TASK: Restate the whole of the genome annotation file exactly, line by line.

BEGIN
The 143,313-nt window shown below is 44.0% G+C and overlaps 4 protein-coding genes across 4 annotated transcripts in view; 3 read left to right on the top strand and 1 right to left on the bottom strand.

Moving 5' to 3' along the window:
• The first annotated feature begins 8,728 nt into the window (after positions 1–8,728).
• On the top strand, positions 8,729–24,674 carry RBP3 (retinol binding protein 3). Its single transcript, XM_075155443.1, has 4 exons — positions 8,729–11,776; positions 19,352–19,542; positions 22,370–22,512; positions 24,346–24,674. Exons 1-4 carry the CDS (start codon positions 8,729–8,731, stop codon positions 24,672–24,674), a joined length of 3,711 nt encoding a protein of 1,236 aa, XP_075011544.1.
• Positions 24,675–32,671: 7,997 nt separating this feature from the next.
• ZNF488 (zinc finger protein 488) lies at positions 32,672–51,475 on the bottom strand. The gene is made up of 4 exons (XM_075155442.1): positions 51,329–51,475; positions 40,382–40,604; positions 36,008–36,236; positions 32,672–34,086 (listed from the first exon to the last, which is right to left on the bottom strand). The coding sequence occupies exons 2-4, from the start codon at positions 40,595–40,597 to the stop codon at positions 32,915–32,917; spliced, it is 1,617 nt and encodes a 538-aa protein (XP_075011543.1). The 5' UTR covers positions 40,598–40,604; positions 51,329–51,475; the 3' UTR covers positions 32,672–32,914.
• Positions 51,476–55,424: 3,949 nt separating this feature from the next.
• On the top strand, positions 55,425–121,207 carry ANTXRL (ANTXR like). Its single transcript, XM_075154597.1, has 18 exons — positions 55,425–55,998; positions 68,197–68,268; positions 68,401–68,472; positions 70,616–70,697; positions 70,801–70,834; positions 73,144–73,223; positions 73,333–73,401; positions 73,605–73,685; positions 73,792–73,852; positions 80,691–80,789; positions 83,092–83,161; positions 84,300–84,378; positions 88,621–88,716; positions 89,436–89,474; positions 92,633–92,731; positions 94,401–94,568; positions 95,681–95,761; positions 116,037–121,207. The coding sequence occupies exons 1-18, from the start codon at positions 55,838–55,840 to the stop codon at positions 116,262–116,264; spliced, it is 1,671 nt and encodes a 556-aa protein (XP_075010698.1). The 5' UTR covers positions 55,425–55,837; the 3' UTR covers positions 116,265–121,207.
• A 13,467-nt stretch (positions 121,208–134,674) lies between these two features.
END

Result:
The 143,313-nt window shown below is 44.0% G+C and overlaps 4 protein-coding genes across 4 annotated transcripts in view; 3 read left to right on the top strand and 1 right to left on the bottom strand.

Moving 5' to 3' along the window:
• The first annotated feature begins 8,728 nt into the window (after positions 1–8,728).
• On the top strand, positions 8,729–24,674 carry RBP3 (retinol binding protein 3). Its single transcript, XM_075155443.1, has 4 exons — positions 8,729–11,776; positions 19,352–19,542; positions 22,370–22,512; positions 24,346–24,674. Exons 1-4 carry the CDS (start codon positions 8,729–8,731, stop codon positions 24,672–24,674), a joined length of 3,711 nt encoding a protein of 1,236 aa, XP_075011544.1.
• Positions 24,675–32,671: 7,997 nt separating this feature from the next.
• ZNF488 (zinc finger protein 488) lies at positions 32,672–51,475 on the bottom strand. The gene is made up of 4 exons (XM_075155442.1): positions 51,329–51,475; positions 40,382–40,604; positions 36,008–36,236; positions 32,672–34,086 (listed from the first exon to the last, which is right to left on the bottom strand). The coding sequence occupies exons 2-4, from the start codon at positions 40,595–40,597 to the stop codon at positions 32,915–32,917; spliced, it is 1,617 nt and encodes a 538-aa protein (XP_075011543.1). The 5' UTR covers positions 40,598–40,604; positions 51,329–51,475; the 3' UTR covers positions 32,672–32,914.
• Positions 51,476–55,424: 3,949 nt separating this feature from the next.
• On the top strand, positions 55,425–121,207 carry ANTXRL (ANTXR like). Its single transcript, XM_075154597.1, has 18 exons — positions 55,425–55,998; positions 68,197–68,268; positions 68,401–68,472; positions 70,616–70,697; positions 70,801–70,834; positions 73,144–73,223; positions 73,333–73,401; positions 73,605–73,685; positions 73,792–73,852; positions 80,691–80,789; positions 83,092–83,161; positions 84,300–84,378; positions 88,621–88,716; positions 89,436–89,474; positions 92,633–92,731; positions 94,401–94,568; positions 95,681–95,761; positions 116,037–121,207. The coding sequence occupies exons 1-18, from the start codon at positions 55,838–55,840 to the stop codon at positions 116,262–116,264; spliced, it is 1,671 nt and encodes a 556-aa protein (XP_075010698.1). The 5' UTR covers positions 55,425–55,837; the 3' UTR covers positions 116,265–121,207.
• A 13,467-nt stretch (positions 121,208–134,674) lies between these two features.